Following IU’s 52-49 loss to No. 8 Ohio State in October, an Ohio State fan tweeted about scoring a goal in lacrosse against then-redshirt junior tight end Ted Bolser in high school. The fan used a broken version of the transitive property to say that he could play Bolser’s position for the Hoosiers.
Bolser responded by saying how he could have played lacrosse at the University of Maryland on scholarship.
Ranked the 34th best tight end prospect in the country by ESPN for the 2009 recruiting class, Bolser chose to pursue a football career at IU instead of lacrosse.
The 6-foot-6 inch, 252-pound tight end laughed, reflecting on the Twitter exchange, and said he had no idea where his lacrosse career could have gone.
“I did love the sport,” Bolser said. “But I’m happy I chose football, to say the least.”
Bolser will have one final chance to upset the Buckeyes when IU faces No. 3 Ohio State in Columbus, Ohio, on Saturday in what will arguably be the most important game of his career. It’s a must-win matchup for the Hoosiers to earn bowl eligibility, it’s the final road game of his IU career and he will return to his home state to face a team that hasn’t lost since Jan. 2, 2012.
However, Bolser is treating it like any other game on IU’s schedule.
“We want to beat every Big Ten team,” he said. “It’s a Big Ten team that happens to be No. 3 in the nation at this time, but still, I don’t really look at that and if I did, you’re just mentally beat already.”
The Bolser family, who doesn’t miss any of Ted’s games, will be in attendance at Ohio Stadium. Bolser said between 10 and 15 of his high school friends go to Ohio State.
“I’m excited to play there in the fact that all my friends who went to Ohio State are finally seeing me,” he said.
Plus, the ABC-ESPN reverse mirror broadcast means that a bigger spotlight will be on Touchdown Ted on Saturday.
“I know everybody is going to be watching, so it’s exciting to show my abilities when we play against one of the best teams in the nation,” he said.
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Bolser was a three-sport star at Indian Hill High School in Cincinnati, Ohio. In addition to being an All-Ohio football player, he was the captain of the Braves’ lacrosse team and led the city in rebounds and steals as a sophomore for Indian Hill’s varsity basketball team.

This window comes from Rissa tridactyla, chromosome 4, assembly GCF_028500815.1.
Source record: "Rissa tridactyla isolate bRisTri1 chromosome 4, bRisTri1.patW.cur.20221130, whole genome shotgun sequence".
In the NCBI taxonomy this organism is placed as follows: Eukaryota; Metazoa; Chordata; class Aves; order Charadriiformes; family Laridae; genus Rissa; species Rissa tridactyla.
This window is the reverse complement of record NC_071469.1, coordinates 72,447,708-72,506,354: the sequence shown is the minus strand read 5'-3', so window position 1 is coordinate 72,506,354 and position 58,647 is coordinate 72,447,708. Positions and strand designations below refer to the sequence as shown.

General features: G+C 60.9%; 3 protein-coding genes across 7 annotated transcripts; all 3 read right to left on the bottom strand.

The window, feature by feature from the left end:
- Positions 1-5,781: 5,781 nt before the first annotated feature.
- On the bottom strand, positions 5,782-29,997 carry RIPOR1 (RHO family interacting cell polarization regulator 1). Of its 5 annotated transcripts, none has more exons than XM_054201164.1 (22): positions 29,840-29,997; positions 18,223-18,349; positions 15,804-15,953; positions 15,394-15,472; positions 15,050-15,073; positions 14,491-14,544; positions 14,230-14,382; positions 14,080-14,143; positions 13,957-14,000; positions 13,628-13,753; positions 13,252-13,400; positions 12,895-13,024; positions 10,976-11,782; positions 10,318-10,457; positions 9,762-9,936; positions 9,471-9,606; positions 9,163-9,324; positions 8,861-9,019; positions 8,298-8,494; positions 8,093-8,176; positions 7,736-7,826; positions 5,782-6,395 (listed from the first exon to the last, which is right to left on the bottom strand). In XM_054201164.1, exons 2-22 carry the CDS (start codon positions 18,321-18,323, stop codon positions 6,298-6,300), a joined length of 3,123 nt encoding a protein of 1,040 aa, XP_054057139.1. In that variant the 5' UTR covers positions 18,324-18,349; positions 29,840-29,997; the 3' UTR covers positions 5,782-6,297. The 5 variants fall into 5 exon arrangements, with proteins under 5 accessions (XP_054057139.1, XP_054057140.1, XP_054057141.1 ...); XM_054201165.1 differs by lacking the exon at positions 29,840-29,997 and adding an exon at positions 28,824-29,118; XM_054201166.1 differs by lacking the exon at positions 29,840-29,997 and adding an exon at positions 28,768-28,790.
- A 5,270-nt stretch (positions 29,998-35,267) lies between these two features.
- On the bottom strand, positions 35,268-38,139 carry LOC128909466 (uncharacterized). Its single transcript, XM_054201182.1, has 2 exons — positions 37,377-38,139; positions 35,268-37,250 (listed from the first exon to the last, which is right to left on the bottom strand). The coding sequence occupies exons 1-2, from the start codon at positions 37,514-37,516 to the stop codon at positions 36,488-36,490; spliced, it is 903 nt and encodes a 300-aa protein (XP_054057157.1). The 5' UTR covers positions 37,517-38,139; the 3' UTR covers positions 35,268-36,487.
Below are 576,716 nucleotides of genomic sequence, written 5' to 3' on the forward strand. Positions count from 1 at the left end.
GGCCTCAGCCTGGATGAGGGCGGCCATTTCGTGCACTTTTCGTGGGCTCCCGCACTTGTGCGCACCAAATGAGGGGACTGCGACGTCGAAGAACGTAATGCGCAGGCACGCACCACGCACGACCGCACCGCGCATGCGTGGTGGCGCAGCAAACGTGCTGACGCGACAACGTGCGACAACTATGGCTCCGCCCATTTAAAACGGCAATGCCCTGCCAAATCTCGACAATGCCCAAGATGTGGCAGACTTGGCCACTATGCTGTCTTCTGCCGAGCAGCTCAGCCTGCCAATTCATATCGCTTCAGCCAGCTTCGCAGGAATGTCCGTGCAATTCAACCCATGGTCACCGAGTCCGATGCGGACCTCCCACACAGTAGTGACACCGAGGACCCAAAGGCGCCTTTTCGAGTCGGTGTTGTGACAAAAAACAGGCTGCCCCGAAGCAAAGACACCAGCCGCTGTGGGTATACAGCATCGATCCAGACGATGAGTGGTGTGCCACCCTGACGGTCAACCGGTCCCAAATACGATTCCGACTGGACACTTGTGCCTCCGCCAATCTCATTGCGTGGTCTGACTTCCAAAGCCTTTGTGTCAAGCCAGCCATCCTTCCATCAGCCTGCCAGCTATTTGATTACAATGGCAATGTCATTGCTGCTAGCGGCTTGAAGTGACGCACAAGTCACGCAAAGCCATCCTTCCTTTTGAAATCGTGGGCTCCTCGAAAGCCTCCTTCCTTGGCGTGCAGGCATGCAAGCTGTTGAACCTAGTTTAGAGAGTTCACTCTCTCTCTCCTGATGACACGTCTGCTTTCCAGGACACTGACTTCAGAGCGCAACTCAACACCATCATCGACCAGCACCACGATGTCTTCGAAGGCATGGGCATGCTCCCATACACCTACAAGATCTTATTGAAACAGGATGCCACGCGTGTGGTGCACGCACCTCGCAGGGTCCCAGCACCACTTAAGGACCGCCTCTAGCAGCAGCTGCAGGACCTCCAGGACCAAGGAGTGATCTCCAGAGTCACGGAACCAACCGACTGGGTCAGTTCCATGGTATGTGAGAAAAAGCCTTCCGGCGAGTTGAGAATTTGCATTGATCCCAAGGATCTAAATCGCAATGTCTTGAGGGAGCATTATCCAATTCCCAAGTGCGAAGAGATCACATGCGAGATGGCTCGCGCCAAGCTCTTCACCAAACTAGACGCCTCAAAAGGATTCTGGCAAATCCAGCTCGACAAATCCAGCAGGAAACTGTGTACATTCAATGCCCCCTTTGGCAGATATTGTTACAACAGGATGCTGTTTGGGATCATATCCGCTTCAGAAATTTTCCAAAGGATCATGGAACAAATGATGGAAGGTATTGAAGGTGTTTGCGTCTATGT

Bolser’s former high school football coach, Kevin Siple, said the tight end was always motivated to play the game.
“He is so competitive, and hated to lose more than anyone I have ever coached,” Siple said.
Indian Hill, which went undefeated in the Cincinnati Hills League during Bolser’s three seasons on varsity, ran a spread, no-huddle offense. The team never lined up with a traditional tight end on offense.
Bolser played split end, filling in on defense at linebacker in big games or key situations as needed.
Siple said Bolser was a leader by example and it started from his upbringing.
“His parents had very high behavior expectations of Ted and his brothers to do the right thing all the time,” Siple said.
Ted’s father, Tom Bolser, is a teacher, so Siple said Bolser always took care of his business in the classroom.
“Since he was such a competitive person, his teammates always respected his will to win and followed his lead,” Siple said.
Siple said the characteristic that stood out to him was Bolser’s constant desire to improve.
“Even though Ted was always the biggest and best athlete on the field, he always worked to get better,” Siple said. “He could have just ‘coasted’ in high school and still dominated, but he worked hard to get better. That’s the kind of player Ted was.”
IU Coach Kevin Wilson said Bolser has played with a sense of urgency this season because it’s his final year in Bloomington and he wants to play in the NFL.
Despite Bolser’s size and career résumé, Wilson said it’s going to be tough for the tight end to make it to the next level.
“He’s not a true body that fits some of their things in special teams and fits some of those things in their blocking mode and what they need to do at that league,” Wilson said.
Siple had similar concerns about Bolser when the tight end was making the jump from playing on Friday nights in high school to competing on Saturdays in the Big Ten.